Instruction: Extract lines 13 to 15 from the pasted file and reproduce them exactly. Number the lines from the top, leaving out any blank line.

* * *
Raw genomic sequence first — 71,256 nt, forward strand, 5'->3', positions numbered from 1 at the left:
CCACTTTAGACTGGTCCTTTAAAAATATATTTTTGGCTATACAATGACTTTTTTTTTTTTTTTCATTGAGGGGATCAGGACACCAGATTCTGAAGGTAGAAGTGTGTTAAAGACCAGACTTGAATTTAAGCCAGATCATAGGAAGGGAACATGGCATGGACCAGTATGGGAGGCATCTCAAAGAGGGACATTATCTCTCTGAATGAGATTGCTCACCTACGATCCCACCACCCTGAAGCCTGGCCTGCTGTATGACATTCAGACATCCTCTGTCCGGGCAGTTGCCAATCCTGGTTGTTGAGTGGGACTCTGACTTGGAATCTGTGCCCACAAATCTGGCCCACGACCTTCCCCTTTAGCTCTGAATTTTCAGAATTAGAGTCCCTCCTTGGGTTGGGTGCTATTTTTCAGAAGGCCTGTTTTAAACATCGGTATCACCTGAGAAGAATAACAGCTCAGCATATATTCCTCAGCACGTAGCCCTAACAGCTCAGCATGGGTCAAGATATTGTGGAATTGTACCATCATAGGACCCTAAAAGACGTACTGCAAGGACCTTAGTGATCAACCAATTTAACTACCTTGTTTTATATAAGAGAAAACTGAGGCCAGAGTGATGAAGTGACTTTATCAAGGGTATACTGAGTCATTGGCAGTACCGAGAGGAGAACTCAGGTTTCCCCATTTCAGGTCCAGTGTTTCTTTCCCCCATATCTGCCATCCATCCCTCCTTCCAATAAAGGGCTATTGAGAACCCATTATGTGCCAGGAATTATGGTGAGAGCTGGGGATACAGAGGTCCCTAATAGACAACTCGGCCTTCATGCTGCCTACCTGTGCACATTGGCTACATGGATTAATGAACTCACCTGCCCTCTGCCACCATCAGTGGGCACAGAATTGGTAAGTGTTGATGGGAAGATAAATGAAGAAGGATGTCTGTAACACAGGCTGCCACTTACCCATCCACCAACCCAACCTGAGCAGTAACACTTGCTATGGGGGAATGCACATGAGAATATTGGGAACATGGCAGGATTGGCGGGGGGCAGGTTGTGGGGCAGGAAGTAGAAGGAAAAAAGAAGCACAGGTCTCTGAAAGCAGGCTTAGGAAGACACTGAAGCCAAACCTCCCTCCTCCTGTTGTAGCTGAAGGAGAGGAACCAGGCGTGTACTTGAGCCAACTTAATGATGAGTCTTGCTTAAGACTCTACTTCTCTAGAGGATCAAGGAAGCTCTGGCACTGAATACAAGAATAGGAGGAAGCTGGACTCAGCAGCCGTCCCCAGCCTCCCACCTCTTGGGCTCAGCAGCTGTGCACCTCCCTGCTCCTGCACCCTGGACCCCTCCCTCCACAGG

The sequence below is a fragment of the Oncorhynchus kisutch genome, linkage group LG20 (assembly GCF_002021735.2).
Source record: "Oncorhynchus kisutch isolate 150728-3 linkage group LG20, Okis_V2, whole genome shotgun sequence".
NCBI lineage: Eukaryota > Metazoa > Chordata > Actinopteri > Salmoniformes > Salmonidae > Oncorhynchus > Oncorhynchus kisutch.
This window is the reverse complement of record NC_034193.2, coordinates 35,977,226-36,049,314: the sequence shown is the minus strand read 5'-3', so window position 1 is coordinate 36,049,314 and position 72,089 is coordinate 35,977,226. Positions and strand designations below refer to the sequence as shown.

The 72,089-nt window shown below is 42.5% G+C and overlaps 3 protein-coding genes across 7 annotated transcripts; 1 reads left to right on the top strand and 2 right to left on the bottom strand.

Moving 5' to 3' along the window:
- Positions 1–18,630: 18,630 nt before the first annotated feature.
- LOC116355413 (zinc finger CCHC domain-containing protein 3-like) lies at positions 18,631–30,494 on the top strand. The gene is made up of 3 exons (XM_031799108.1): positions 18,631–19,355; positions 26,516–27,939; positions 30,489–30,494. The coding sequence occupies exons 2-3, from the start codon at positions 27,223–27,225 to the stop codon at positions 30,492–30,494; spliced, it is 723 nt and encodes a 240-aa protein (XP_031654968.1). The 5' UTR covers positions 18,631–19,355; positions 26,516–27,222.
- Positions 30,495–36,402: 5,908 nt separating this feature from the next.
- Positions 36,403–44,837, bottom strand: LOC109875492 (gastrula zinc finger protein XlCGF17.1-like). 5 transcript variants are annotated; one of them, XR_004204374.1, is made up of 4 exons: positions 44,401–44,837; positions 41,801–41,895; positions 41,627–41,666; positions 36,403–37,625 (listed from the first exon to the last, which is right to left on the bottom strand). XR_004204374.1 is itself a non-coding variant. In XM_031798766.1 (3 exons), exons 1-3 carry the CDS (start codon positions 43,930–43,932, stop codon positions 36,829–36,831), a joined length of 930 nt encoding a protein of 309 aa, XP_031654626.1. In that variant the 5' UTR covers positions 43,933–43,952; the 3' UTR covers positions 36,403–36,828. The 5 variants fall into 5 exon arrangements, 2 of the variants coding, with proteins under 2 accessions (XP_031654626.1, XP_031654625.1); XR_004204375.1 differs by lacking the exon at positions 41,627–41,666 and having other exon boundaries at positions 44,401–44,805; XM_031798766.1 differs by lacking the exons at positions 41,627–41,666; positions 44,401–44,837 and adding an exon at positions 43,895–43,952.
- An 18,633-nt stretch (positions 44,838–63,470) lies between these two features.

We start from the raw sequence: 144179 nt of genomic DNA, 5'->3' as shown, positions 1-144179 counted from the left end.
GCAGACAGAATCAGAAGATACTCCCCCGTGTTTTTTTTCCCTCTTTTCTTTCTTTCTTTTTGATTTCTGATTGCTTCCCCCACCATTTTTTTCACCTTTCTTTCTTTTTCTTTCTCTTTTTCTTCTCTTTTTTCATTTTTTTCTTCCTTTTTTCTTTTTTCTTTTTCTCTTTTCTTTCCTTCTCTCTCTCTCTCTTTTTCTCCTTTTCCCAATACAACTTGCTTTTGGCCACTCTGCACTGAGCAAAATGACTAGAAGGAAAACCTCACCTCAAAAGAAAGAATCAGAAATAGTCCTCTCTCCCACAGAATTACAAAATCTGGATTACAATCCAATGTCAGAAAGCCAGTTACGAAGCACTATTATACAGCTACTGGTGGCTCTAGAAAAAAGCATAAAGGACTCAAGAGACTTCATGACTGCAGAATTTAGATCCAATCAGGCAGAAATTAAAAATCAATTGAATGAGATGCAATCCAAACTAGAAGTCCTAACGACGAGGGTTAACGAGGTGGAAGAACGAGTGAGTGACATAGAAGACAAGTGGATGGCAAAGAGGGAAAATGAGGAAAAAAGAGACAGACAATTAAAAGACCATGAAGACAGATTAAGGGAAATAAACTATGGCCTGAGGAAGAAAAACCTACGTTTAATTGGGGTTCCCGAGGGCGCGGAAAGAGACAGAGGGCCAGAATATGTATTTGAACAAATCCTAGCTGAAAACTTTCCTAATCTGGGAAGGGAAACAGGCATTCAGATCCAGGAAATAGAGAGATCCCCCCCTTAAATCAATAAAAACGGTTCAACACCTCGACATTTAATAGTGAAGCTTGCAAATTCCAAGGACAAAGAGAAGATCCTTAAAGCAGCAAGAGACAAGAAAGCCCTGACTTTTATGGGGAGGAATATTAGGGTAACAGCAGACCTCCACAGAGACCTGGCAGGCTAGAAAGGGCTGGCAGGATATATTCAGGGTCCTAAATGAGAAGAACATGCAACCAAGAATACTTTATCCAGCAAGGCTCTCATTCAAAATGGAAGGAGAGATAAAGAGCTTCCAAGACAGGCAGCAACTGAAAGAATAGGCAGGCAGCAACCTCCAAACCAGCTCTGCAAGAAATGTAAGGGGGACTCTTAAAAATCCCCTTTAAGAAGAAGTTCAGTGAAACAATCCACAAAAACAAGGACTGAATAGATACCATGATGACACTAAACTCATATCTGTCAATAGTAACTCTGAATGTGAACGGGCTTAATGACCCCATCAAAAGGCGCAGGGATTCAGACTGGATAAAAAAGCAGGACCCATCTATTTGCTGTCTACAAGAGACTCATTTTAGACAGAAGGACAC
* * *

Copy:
- An 18,633-nt stretch (positions 44,838–63,470) lies between these two features.

We start from the raw sequence: 144179 nt of genomic DNA, 5'->3' as shown, positions 1-144179 counted from the left end.
GCAGACAGAATCAGAAGATACTCCCCCGTGTTTTTTTTCCCTCTTTTCTTTCTTTCTTTTTGATTTCTGATTGCTTCCCCCACCATTTTTTTCACCTTTCTTTCTTTTTCTTTCTCTTTTTCTTCTCTTTTTTCATTTTTTTCTTCCTTTTTTCTTTTTTCTTTTTCTCTTTTCTTTCCTTCTCTCTCTCTCTCTTTTTCTCCTTTTCCCAATACAACTTGCTTTTGGCCACTCTGCACTGAGCAAAATGACTAGAAGGAAAACCTCACCTCAAAAGAAAGAATCAGAAATAGTCCTCTCTCCCACAGAATTACAAAATCTGGATTACAATCCAATGTCAGAAAGCCAGTTACGAAGCACTATTATACAGCTACTGGTGGCTCTAGAAAAAAGCATAAAGGACTCAAGAGACTTCATGACTGCAGAATTTAGATCCAATCAGGCAGAAATTAAAAATCAATTGAATGAGATGCAATCCAAACTAGAAGTCCTAACGACGAGGGTTAACGAGGTGGAAGAACGAGTGAGTGACATAGAAGACAAGTGGATGGCAAAGAGGGAAAATGAGGAAAAAAGAGACAGACAATTAAAAGACCATGAAGACAGATTAAGGGAAATAAACTATGGCCTGAGGAAGAAAAACCTACGTTTAATTGGGGTTCCCGAGGGCGCGGAAAGAGACAGAGGGCCAGAATATGTATTTGAACAAATCCTAGCTGAAAACTTTCCTAATCTGGGAAGGGAAACAGGCATTCAGATCCAGGAAATAGAGAGATCCCCCCCTTAAATCAATAAAAACGGTTCAACACCTCGACATTTAATAGTGAAGCTTGCAAATTCCAAGGACAAAGAGAAGATCCTTAAAGCAGCAAGAGACAAGAAAGCCCTGACTTTTATGGGGAGGAATATTAGGGTAACAGCAGACCTCCACAGAGACCTGGCAGGCTAGAAAGGGCTGGCAGGATATATTCAGGGTCCTAAATGAGAAGAACATGCAACCAAGAATACTTTATCCAGCAAGGCTCTCATTCAAAATGGAAGGAGAGATAAAGAGCTTCCAAGACAGGCAGCAACTGAAAGAATAGGCAGGCAGCAACCTCCAAACCAGCTCTGCAAGAAATGTAAGGGGGACTCTTAAAAATCCCCTTTAAGAAGAAGTTCAGTGAAACAATCCACAAAAACAAGGACTGAATAGATACCATGATGACACTAAACTCATATCTGTCAATAGTAACTCTGAATGTGAACGGGCTTAATGACCCCATCAAAAGGCGCAGGGATTCAGACTGGATAAAAAAGCAGGACCCATCTATTTGCTGTCTACAAGAGACTCATTTTAGACAGAAGGACAC